Again, not being a clinically trained professional, but after having some idea of being exposed to so many people’s stories (thousands, in the last 7 years!!!) , I have to usually go by what patients tell me what happened, what their surgeons (if it’s the original surgeon or someone else who’s cleaning up another’s surgeon’s mess or if someone had unexpected complications and the surgeon retired, i.e.) said, but I don’t believe all bariatric surgeons are bad or negligent.
Most bariatric surgeons are good and intend to do good, with the medical and mental health long term outcomes of their patients.
And I do defend bariatric surgeon’s judgements on a individual basis, whether they recommend or NOT recommend a reversal, depending on the individual circumstances, all the time.
Unfortunately, initially, that does put me in a unique position. I get where so many people when they need or want a reversal come up, either for medical reasons or mental health ones, where I can say things (very,very, VERY carefully!!!), that a normally much better qualified in any other topic, medically and mentally trained clinically professional, sometimes can’t for the reasons I explained in this blog.
Bariatric surgeons are sometimes can be likened to mechanics, they can possibly fix medical problems, if we are equating a body (which is a lot more complicated) than a car, if we use a car analogy.
Psychologists are like the emotional mechanics, of why people need help with “car repairs” if they keep “crashing their cars”, that can beyond the physical.
But this is a tricky instance, where if patients have had mental or medical health issues due to being fat, have unresolved eating disordered issues, where medical and mental health interventions AND peer support with people who’ve been in a similar situation, can really only help when it comes to the bariatric community, with obviously a lot of clinically trained medical and mental health support, too.
And/or if you need a gastric bypass reversal, where our particular community is limited on what we can predict as a reversal outcome, but extremely peer supportive, given the unique circumstances that require our surgeries being reversed.
I have touched upon the things people need to know about themselves, the limitations of both patients and providers, as well as the fact, that most people, their lives are saved, when a surgeon says they need a gastric bypass reversal, or they do have a better quality of life.
It’s usually though not right away, especially for those who live and nearly die longer (i.e usually within 3 years status post rny) than those of us, who had a reversal, later.
I did have a better outcome than a lot of people, but NOT right away, it took years. And all of us who I know who had straight takedowns (there is a trend of surgeons now reversing and then doing a vertical sleeve gastrectomy, that’s not weight related) but had complications longer, usually have something.
In my case, I have gastroparesis, like most, but not bad. It took years for my labs to come back to a low side of normal. I can eat without getting sick, usually. I have though severe heartburn, the second I eat or drink anything.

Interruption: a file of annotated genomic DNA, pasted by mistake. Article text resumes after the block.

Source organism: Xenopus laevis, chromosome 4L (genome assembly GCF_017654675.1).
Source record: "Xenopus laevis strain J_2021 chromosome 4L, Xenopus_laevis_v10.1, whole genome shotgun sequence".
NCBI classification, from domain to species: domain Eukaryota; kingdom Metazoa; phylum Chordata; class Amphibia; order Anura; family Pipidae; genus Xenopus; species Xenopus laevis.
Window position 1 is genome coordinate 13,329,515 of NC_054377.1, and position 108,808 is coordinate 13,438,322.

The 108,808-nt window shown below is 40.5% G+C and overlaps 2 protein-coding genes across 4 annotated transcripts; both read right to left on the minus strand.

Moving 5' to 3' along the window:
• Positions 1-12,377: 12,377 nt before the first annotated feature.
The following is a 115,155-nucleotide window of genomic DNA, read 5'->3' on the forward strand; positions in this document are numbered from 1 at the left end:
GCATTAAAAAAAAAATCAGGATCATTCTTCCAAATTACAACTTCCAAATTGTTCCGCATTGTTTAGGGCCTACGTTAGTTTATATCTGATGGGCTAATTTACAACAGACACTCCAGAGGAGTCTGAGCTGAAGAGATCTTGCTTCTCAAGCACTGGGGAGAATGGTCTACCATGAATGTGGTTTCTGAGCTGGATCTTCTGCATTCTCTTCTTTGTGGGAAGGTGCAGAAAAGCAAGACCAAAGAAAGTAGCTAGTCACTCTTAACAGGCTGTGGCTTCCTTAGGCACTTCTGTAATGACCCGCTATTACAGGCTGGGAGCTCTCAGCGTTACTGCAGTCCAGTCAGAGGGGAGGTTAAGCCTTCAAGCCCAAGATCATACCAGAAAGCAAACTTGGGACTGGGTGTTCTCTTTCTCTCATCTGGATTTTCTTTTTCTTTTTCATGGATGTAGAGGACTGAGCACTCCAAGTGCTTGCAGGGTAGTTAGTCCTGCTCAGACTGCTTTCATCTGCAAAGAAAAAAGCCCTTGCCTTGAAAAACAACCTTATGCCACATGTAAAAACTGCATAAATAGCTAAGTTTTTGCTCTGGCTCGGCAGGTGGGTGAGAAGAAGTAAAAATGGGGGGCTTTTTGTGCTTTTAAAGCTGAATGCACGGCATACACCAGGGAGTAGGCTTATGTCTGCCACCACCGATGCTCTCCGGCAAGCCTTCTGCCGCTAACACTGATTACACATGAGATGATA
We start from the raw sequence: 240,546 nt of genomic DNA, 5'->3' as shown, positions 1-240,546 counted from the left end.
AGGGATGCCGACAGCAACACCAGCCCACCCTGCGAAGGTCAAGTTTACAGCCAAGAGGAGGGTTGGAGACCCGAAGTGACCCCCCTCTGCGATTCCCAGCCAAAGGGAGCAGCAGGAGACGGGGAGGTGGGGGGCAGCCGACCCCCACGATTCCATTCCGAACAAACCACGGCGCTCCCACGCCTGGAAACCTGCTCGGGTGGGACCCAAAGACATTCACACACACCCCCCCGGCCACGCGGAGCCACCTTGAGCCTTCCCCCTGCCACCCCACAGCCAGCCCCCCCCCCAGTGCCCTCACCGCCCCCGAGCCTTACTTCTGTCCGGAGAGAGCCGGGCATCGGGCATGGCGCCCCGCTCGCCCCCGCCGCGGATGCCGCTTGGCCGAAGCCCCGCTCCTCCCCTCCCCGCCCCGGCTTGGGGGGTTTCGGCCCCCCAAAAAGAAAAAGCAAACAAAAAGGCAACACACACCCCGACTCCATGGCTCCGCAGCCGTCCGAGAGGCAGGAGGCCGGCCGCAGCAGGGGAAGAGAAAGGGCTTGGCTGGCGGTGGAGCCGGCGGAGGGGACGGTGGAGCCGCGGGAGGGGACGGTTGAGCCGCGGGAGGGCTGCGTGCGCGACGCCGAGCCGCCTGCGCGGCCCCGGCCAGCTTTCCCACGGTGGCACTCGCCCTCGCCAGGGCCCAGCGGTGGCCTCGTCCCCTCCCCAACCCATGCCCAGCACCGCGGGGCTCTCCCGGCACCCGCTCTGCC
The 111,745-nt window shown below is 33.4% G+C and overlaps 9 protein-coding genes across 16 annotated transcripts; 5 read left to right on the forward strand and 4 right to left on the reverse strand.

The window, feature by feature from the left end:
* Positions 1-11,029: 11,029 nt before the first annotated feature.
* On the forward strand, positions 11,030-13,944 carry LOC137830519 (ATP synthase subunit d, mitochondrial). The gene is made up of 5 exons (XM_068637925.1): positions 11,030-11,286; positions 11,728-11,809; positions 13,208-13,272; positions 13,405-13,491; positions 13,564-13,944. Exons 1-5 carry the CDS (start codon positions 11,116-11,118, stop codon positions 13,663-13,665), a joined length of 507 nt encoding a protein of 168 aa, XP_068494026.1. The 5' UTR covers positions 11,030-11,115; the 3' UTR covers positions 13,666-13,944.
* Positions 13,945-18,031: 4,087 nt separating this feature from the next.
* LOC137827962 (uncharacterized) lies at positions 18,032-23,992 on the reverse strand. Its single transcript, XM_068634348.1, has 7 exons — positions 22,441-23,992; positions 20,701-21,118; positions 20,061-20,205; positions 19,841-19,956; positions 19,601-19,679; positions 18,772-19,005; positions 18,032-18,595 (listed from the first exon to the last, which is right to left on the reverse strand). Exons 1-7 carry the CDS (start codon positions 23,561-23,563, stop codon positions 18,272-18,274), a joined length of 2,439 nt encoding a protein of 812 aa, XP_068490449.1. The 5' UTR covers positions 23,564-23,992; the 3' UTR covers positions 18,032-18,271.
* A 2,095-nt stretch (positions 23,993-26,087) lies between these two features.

I never regained a sense of hunger, even though I did regain a sense of satiation. I can eat quite a bit. But not often and not for like 4-6 hours at the very earliest, from waking up.
But there are still foods I can’t eat (hamburgers or meatballs, cruciferous veggies) without getting sick. My severe reactive hypoglycemia does come back and I do start blacking out, if I forget to eat (which does happen) and/or wait too long. Or calorically go too low, which is like 1200 calories or under.
So while I can eat a lot, it’s usually infrequent, that I do so, because it’s uncomfortable to have too much food in a sluggish digestive system.
But medically, it took at least 2 years, to really heal from reversal….
But all of us vary, who’ve had a gastric bypass reversal, in both what our short term and long term outcomes were.
I hope this helps. I am putting this out here, knowing that this blog is really wordy and while my blogging activism, as well as having personal issues, not within the realm of my control, didn’t make writing this NOW, an ideal time, as far as being concise.
But apparently is needed, now, for what people are searching for in on search engines, the realm of what to expect and when a reversal is needed and why bariatric surgeons, medical professionals and seasoned reversal patients can’t forecast another’s outcome post-reversal.
I can be contacted here or my private email address or on Facebook, as Lisa Kasen (not on social media much, here is better) as well as there is a gastric bypass reversal group on Facebook, for those looking for more information, from a peer perspective regarding a gastric bypass reversal.
Note: PLEASE don’t make defend both my advocating for those who have had complications, bariatric surgery regret, as well as defending those who are happy who had weight loss surgery whether they had an ideal outcome or not.
In my case, I have to ethically do what I feel is right, as a non clinically trained medical and mental activist, knowing people who died waiting for a surgical intervention for their Obesity and died of Obesity related co-morbidities, but also knowing people who’ve died as a result of catastrophic complications, post bariatric surgery from their gastric bypass complications.